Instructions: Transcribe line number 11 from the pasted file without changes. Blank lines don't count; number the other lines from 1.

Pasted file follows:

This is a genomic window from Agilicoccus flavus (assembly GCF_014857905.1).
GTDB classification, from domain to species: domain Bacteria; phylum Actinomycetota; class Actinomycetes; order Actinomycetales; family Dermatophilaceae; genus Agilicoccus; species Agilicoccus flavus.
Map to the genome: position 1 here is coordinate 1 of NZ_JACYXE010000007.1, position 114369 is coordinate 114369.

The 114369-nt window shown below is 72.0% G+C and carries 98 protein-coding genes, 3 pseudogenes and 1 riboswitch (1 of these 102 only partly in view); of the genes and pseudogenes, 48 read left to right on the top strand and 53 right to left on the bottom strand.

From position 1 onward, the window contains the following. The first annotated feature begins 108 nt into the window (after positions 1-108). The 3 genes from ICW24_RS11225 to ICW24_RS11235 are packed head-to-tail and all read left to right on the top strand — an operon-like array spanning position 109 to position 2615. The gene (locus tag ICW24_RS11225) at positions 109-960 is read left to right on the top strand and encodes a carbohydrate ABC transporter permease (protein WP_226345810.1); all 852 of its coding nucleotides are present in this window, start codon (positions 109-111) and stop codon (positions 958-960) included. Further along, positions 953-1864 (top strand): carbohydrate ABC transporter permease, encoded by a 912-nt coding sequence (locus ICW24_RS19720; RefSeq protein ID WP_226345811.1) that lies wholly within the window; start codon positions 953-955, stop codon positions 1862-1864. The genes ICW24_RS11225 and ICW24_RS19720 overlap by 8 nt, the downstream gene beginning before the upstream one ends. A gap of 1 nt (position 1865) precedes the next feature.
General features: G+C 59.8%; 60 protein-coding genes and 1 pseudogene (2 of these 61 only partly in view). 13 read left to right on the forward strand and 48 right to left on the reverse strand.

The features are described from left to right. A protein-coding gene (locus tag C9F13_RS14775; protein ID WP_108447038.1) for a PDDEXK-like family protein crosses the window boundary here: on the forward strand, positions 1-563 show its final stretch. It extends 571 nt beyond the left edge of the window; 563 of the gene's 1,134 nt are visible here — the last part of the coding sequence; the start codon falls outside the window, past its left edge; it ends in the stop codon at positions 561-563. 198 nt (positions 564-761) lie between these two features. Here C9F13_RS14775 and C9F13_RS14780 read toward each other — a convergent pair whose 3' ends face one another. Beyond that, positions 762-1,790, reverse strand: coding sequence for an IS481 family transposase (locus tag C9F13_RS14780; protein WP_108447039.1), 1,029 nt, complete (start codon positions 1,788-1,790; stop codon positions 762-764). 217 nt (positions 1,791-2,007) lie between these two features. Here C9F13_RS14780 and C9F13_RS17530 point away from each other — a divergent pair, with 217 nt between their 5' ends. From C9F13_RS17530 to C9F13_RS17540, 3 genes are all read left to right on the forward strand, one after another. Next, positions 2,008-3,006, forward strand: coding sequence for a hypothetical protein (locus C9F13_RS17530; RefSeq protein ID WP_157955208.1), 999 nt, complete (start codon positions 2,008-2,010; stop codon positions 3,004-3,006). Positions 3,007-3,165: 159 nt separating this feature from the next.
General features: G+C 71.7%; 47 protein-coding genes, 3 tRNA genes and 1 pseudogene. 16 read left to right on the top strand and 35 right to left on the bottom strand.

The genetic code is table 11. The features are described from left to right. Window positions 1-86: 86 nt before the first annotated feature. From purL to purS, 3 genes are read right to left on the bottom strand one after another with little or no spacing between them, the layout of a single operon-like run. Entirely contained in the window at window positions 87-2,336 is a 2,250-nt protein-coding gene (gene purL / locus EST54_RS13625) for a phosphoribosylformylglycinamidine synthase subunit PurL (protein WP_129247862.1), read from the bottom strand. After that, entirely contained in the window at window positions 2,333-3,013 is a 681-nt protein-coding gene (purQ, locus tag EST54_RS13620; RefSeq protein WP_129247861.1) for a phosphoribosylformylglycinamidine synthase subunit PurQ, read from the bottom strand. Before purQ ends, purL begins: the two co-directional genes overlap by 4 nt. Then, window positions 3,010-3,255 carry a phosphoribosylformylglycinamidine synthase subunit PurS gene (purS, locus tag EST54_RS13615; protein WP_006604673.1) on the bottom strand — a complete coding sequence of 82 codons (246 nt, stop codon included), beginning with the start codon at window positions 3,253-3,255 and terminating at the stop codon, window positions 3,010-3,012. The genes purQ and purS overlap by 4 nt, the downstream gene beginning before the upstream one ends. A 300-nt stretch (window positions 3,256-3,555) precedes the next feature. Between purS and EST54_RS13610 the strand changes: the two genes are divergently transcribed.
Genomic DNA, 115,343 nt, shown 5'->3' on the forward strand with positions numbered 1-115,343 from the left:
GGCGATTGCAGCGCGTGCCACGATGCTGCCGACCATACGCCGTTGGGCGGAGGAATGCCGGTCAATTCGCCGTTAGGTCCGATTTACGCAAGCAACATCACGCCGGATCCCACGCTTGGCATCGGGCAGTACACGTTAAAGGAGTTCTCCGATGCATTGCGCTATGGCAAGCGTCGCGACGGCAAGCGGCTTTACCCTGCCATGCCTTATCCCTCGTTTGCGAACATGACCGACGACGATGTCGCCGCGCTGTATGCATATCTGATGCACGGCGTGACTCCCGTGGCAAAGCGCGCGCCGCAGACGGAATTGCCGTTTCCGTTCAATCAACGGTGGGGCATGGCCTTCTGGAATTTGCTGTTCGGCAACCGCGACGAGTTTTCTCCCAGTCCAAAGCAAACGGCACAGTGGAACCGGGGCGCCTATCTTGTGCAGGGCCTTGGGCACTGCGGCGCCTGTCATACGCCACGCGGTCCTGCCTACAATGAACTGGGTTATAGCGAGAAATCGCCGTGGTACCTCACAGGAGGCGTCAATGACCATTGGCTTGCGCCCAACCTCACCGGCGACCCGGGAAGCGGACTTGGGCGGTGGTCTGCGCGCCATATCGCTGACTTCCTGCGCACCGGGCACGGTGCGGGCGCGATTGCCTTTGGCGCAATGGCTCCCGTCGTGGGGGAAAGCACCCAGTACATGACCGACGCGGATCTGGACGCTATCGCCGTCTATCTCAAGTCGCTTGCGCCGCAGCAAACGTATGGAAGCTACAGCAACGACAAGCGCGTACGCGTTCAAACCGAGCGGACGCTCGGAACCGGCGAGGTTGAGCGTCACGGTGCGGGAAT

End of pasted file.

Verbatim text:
GGCGATTGCAGCGCGTGCCACGATGCTGCCGACCATACGCCGTTGGGCGGAGGAATGCCGGTCAATTCGCCGTTAGGTCCGATTTACGCAAGCAACATCACGCCGGATCCCACGCTTGGCATCGGGCAGTACACGTTAAAGGAGTTCTCCGATGCATTGCGCTATGGCAAGCGTCGCGACGGCAAGCGGCTTTACCCTGCCATGCCTTATCCCTCGTTTGCGAACATGACCGACGACGATGTCGCCGCGCTGTATGCATATCTGATGCACGGCGTGACTCCCGTGGCAAAGCGCGCGCCGCAGACGGAATTGCCGTTTCCGTTCAATCAACGGTGGGGCATGGCCTTCTGGAATTTGCTGTTCGGCAACCGCGACGAGTTTTCTCCCAGTCCAAAGCAAACGGCACAGTGGAACCGGGGCGCCTATCTTGTGCAGGGCCTTGGGCACTGCGGCGCCTGTCATACGCCACGCGGTCCTGCCTACAATGAACTGGGTTATAGCGAGAAATCGCCGTGGTACCTCACAGGAGGCGTCAATGACCATTGGCTTGCGCCCAACCTCACCGGCGACCCGGGAAGCGGACTTGGGCGGTGGTCTGCGCGCCATATCGCTGACTTCCTGCGCACCGGGCACGGTGCGGGCGCGATTGCCTTTGGCGCAATGGCTCCCGTCGTGGGGGAAAGCACCCAGTACATGACCGACGCGGATCTGGACGCTATCGCCGTCTATCTCAAGTCGCTTGCGCCGCAGCAAACGTATGGAAGCTACAGCAACGACAAGCGCGTACGCGTTCAAACCGAGCGGACGCTCGGAACCGGCGAGGTTGAGCGTCACGGTGCGGGAAT